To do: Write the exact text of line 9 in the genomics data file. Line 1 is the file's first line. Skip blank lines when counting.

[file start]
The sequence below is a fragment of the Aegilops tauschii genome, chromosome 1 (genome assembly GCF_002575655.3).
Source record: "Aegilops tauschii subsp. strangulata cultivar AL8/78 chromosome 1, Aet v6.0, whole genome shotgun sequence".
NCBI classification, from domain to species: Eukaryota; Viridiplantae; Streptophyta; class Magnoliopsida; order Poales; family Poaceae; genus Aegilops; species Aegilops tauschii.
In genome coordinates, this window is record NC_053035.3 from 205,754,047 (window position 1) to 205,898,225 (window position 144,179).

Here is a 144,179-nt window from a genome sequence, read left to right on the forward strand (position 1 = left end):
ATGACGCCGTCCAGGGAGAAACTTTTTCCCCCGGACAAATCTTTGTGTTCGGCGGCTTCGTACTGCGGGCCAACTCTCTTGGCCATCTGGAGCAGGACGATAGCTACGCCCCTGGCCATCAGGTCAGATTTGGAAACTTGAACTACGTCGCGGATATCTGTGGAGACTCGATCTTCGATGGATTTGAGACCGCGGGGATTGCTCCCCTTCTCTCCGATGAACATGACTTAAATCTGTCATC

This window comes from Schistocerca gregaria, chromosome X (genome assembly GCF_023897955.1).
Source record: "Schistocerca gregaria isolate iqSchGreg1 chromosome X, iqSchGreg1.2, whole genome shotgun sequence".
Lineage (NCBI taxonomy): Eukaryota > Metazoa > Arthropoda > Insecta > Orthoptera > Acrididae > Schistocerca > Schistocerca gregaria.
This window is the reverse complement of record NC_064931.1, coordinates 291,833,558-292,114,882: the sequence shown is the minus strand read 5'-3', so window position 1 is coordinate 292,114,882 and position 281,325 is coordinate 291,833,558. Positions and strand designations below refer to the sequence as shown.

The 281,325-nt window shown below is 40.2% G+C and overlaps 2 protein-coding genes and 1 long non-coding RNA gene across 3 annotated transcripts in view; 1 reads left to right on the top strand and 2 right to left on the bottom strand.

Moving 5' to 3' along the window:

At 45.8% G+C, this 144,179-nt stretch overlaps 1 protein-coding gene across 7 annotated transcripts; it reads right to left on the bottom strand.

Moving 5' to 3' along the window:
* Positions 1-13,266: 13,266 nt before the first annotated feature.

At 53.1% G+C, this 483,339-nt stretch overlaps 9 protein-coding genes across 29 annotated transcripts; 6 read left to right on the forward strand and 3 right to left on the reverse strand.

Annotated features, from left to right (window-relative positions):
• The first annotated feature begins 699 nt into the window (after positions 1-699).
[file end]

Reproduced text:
Lineage (NCBI taxonomy): Eukaryota > Metazoa > Arthropoda > Insecta > Orthoptera > Acrididae > Schistocerca > Schistocerca gregaria.